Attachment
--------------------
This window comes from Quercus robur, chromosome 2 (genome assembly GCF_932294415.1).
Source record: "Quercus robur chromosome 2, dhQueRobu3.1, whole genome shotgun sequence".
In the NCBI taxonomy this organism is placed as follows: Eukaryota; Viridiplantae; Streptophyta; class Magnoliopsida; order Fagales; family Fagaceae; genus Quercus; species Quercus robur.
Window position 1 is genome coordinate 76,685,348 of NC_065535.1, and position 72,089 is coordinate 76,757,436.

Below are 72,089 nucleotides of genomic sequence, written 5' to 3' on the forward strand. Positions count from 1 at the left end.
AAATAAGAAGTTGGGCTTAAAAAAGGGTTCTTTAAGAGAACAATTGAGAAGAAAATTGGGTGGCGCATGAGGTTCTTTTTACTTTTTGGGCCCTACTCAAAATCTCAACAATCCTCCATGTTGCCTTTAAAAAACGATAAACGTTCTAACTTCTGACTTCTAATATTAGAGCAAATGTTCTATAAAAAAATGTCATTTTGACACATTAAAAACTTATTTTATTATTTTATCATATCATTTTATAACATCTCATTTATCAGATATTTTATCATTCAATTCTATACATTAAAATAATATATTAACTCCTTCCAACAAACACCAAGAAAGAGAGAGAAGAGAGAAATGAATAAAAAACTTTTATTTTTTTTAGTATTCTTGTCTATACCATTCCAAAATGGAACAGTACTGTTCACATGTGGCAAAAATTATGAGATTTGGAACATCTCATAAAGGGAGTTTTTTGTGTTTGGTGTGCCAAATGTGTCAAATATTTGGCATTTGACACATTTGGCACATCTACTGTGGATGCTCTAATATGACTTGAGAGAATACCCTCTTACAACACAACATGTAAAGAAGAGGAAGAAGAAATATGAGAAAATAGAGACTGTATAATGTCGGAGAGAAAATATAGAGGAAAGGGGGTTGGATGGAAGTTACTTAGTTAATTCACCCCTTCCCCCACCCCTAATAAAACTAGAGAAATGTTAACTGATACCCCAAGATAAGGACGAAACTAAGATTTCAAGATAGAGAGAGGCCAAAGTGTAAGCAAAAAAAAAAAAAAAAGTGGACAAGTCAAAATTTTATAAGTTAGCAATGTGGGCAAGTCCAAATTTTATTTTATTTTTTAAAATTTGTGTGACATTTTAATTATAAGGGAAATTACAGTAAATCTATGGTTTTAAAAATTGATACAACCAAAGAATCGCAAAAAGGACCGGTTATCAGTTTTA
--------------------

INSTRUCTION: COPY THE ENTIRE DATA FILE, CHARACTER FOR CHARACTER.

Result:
This window comes from Quercus robur, chromosome 2 (genome assembly GCF_932294415.1).
Source record: "Quercus robur chromosome 2, dhQueRobu3.1, whole genome shotgun sequence".
In the NCBI taxonomy this organism is placed as follows: Eukaryota; Viridiplantae; Streptophyta; class Magnoliopsida; order Fagales; family Fagaceae; genus Quercus; species Quercus robur.
Window position 1 is genome coordinate 76,685,348 of NC_065535.1, and position 72,089 is coordinate 76,757,436.

Below are 72,089 nucleotides of genomic sequence, written 5' to 3' on the forward strand. Positions count from 1 at the left end.
AAATAAGAAGTTGGGCTTAAAAAAGGGTTCTTTAAGAGAACAATTGAGAAGAAAATTGGGTGGCGCATGAGGTTCTTTTTACTTTTTGGGCCCTACTCAAAATCTCAACAATCCTCCATGTTGCCTTTAAAAAACGATAAACGTTCTAACTTCTGACTTCTAATATTAGAGCAAATGTTCTATAAAAAAATGTCATTTTGACACATTAAAAACTTATTTTATTATTTTATCATATCATTTTATAACATCTCATTTATCAGATATTTTATCATTCAATTCTATACATTAAAATAATATATTAACTCCTTCCAACAAACACCAAGAAAGAGAGAGAAGAGAGAAATGAATAAAAAACTTTTATTTTTTTTAGTATTCTTGTCTATACCATTCCAAAATGGAACAGTACTGTTCACATGTGGCAAAAATTATGAGATTTGGAACATCTCATAAAGGGAGTTTTTTGTGTTTGGTGTGCCAAATGTGTCAAATATTTGGCATTTGACACATTTGGCACATCTACTGTGGATGCTCTAATATGACTTGAGAGAATACCCTCTTACAACACAACATGTAAAGAAGAGGAAGAAGAAATATGAGAAAATAGAGACTGTATAATGTCGGAGAGAAAATATAGAGGAAAGGGGGTTGGATGGAAGTTACTTAGTTAATTCACCCCTTCCCCCACCCCTAATAAAACTAGAGAAATGTTAACTGATACCCCAAGATAAGGACGAAACTAAGATTTCAAGATAGAGAGAGGCCAAAGTGTAAGCAAAAAAAAAAAAAAAAGTGGACAAGTCAAAATTTTATAAGTTAGCAATGTGGGCAAGTCCAAATTTTATTTTATTTTTTAAAATTTGTGTGACATTTTAATTATAAGGGAAATTACAGTAAATCTATGGTTTTAAAAATTGATACAACCAAAGAATCGCAAAAAGGACCGGTTATCAGTTTTA